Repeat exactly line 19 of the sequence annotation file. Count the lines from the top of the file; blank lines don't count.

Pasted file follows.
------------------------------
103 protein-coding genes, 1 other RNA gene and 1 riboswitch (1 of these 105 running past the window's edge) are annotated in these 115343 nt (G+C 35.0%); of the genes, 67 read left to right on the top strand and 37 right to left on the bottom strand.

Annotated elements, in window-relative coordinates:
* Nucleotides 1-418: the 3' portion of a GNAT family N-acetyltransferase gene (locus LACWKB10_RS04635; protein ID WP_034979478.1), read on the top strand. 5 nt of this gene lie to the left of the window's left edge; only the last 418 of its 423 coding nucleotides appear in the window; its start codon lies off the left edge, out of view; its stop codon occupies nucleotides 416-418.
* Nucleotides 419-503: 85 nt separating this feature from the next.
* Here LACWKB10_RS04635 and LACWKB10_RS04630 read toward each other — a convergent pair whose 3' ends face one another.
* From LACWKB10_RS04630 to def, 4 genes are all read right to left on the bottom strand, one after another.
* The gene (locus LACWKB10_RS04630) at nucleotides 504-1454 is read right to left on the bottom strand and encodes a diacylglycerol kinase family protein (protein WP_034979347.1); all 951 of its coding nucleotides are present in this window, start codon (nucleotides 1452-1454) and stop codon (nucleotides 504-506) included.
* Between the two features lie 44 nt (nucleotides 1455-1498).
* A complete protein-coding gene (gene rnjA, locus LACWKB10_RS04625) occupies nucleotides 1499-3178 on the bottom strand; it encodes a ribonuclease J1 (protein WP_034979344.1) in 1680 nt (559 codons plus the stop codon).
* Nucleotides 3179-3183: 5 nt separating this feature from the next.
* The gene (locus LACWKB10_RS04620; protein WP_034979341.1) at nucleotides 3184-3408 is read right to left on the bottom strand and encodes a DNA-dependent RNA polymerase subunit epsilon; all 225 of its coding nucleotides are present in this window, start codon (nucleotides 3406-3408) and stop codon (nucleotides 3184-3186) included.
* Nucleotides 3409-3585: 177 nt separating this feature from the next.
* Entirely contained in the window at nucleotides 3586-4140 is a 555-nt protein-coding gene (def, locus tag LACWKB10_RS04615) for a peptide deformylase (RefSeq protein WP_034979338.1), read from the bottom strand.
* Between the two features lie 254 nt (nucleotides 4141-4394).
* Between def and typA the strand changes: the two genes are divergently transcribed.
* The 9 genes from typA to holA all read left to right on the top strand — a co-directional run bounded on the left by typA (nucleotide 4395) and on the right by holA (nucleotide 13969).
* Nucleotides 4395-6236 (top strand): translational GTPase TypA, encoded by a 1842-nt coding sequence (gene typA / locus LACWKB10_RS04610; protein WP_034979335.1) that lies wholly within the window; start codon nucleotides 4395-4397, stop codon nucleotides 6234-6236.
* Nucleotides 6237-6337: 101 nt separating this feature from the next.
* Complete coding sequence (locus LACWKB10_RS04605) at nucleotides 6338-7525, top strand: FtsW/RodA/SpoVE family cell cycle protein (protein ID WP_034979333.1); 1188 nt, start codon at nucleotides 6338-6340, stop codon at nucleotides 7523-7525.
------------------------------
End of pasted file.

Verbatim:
* Complete coding sequence (locus LACWKB10_RS04605) at nucleotides 6338-7525, top strand: FtsW/RodA/SpoVE family cell cycle protein (protein ID WP_034979333.1); 1188 nt, start codon at nucleotides 6338-6340, stop codon at nucleotides 7523-7525.